The death penalty against Saddam Hussein has survived an appeal in Iraq's highest court and a judge has ordered that the former dictator to be executed within 30 days. The verdict and the trial have met with criticism around the world, but in Iraq hundreds of people have applied for the job of hangman.
"From tomorrow, any day could be the day of implementation," the chief judge said on Tuesday. Saddam was convicted in early November for his role in the execution of 148 Shiite Muslims from the small northern town of Dujail, after a 1982 assassination attempt.
Saddam's half brother and intelligence chief, Barzan al-Tikriti, will also hang, and so will a former senior revolutionary court judge involved in the executions. There is no official job of "hangman" in Iraq, and an adviser to Prime Minister Nuri al-Maliki says the government has not officially advertised for the job. The executioner, moreover, will remain anonymous because Saddam's execution could inflame tensions in a country where people die every day in sectarian violence.
But hundreds of Iraqis have inquired about the hangman's job. The adviser, Bassam al-Husseiny, told the US network ABC News that he received about eight to 10 phone calls a day -- and 20 to 30 e-mails -- by Iraqis who wanted to execute Saddam. The candidates came from all three of the country's major religions and from all walks of life, he said -- from high-level government officials to "the tea boy."
A White House spokesman in Washington called the ruling a milestone in Iraq's efforts "to replace the rule of a tyrant with the rule of law."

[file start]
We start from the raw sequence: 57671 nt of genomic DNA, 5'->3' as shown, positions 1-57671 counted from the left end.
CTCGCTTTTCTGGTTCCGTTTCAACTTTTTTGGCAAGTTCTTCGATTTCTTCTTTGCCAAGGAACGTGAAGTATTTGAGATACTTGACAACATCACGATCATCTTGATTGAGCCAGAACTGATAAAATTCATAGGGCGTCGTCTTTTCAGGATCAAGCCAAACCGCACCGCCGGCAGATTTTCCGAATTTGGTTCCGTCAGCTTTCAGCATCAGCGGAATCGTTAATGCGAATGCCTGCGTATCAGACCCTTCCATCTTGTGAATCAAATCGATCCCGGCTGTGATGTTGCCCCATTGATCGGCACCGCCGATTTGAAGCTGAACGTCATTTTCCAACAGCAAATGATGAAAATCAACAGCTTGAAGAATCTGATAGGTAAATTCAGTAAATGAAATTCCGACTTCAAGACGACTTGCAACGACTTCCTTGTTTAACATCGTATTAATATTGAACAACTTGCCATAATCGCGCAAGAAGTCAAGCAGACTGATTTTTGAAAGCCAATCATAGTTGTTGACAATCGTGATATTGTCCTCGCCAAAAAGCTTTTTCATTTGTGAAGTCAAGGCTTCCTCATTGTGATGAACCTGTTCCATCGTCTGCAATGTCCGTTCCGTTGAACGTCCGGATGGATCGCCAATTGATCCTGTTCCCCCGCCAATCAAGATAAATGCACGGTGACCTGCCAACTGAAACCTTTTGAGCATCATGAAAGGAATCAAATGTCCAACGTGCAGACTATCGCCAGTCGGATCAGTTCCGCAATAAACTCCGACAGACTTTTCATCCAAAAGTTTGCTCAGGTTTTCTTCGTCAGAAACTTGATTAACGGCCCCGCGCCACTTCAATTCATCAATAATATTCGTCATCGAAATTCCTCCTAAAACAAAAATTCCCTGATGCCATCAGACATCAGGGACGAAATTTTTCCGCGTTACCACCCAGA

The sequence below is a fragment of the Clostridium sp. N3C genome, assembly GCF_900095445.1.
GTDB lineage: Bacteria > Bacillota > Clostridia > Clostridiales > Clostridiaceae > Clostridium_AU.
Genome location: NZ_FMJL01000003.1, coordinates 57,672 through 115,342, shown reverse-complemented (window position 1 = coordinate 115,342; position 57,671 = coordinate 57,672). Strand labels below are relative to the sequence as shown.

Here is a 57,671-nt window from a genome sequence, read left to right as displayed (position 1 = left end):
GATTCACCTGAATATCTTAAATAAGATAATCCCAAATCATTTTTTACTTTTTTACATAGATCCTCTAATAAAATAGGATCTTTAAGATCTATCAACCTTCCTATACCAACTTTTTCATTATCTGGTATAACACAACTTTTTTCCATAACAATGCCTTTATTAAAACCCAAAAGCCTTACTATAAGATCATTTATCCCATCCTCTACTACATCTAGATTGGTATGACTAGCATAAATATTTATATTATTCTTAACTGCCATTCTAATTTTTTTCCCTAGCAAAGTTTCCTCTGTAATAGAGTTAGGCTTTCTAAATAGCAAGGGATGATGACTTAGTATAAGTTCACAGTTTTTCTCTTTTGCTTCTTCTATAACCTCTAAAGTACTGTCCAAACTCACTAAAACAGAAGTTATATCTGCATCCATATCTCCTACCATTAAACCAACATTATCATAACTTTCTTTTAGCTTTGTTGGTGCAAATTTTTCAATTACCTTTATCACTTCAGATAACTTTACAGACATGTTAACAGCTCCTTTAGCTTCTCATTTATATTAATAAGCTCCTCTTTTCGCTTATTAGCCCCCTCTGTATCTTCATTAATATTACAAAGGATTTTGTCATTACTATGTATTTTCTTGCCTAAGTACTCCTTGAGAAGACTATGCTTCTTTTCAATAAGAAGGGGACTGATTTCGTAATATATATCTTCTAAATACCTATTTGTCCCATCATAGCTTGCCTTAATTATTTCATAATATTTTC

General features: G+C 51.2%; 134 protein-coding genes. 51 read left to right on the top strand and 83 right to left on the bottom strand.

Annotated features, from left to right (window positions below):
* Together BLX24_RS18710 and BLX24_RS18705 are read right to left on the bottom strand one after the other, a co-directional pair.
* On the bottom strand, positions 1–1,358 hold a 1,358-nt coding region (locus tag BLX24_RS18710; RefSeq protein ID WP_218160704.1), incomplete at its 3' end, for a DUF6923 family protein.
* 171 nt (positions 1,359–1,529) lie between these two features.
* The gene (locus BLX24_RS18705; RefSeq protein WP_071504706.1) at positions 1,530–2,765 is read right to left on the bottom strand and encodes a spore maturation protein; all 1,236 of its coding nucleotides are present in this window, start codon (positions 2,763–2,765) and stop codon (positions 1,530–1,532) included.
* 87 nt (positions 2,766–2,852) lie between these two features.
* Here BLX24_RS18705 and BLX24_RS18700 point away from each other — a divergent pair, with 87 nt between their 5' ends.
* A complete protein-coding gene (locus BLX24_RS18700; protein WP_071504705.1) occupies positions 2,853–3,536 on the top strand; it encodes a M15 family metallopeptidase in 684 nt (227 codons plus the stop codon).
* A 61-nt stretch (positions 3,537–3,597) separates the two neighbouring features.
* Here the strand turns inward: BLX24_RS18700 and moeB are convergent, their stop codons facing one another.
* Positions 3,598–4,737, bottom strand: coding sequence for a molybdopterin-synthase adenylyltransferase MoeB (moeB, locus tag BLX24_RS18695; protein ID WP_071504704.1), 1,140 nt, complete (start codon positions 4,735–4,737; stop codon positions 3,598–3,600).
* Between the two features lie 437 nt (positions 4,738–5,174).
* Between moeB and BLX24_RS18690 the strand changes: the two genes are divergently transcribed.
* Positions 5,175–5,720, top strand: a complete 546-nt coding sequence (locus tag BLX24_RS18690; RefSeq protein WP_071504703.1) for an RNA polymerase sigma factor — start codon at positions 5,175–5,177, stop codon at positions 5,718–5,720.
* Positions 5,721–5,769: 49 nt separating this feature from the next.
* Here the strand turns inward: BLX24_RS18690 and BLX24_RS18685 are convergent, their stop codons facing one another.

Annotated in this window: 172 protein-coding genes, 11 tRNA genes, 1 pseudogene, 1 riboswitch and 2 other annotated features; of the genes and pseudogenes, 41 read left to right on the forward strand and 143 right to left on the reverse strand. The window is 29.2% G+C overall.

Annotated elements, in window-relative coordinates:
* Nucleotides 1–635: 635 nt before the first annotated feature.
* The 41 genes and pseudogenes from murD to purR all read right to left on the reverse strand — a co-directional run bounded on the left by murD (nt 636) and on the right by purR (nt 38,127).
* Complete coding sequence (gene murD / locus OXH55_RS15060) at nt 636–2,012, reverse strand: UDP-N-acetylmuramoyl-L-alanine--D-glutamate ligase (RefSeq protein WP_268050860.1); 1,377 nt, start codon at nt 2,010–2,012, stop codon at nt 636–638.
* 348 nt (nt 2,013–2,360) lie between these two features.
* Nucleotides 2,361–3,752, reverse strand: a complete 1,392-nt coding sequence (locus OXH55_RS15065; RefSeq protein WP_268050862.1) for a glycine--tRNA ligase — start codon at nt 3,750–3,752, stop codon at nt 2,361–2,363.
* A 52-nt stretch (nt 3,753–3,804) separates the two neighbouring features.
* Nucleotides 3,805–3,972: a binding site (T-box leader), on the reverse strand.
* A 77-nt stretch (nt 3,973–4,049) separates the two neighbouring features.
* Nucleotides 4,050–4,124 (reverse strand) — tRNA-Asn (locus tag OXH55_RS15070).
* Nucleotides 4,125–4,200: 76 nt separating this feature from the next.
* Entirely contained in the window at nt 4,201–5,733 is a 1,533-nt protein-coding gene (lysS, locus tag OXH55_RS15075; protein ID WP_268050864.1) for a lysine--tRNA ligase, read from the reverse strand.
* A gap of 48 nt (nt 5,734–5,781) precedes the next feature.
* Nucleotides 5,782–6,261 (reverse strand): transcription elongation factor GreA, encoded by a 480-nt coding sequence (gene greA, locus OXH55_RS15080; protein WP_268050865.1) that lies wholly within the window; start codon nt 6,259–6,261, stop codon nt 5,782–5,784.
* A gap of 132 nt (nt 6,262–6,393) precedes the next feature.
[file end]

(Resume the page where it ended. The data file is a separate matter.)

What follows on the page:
The "difficult process of reconciliation"
But Human Rights Watch called on Iraqi officials not to fulfill the sentence against Saddam. Richard Dicker, director of the rights group's International Justice Program, said the death penalty was essentially inhumane, and added that the trial against Saddam was not only flawed but also influenced by politics. "Imposing the death penalty, which is indefensible in any case, is especially wrong after the unfair proceedings of the Dujail trial," he told the Associated Press.
Italian Foreign Minister Massimo D'Alema told an Italian news agency on Tuesday, "As Italians and as Europeans we are against the death penalty," and said the execution could have a negative effect on the "difficult process of reconciliation" in Iraq.
Tuesday was a bloody day in Iraq's capital, Baghdad: Bombings killed at least 54 Iraqis and the bodies of 49 apparent victims of sectarian reprisal killings were discovered by police.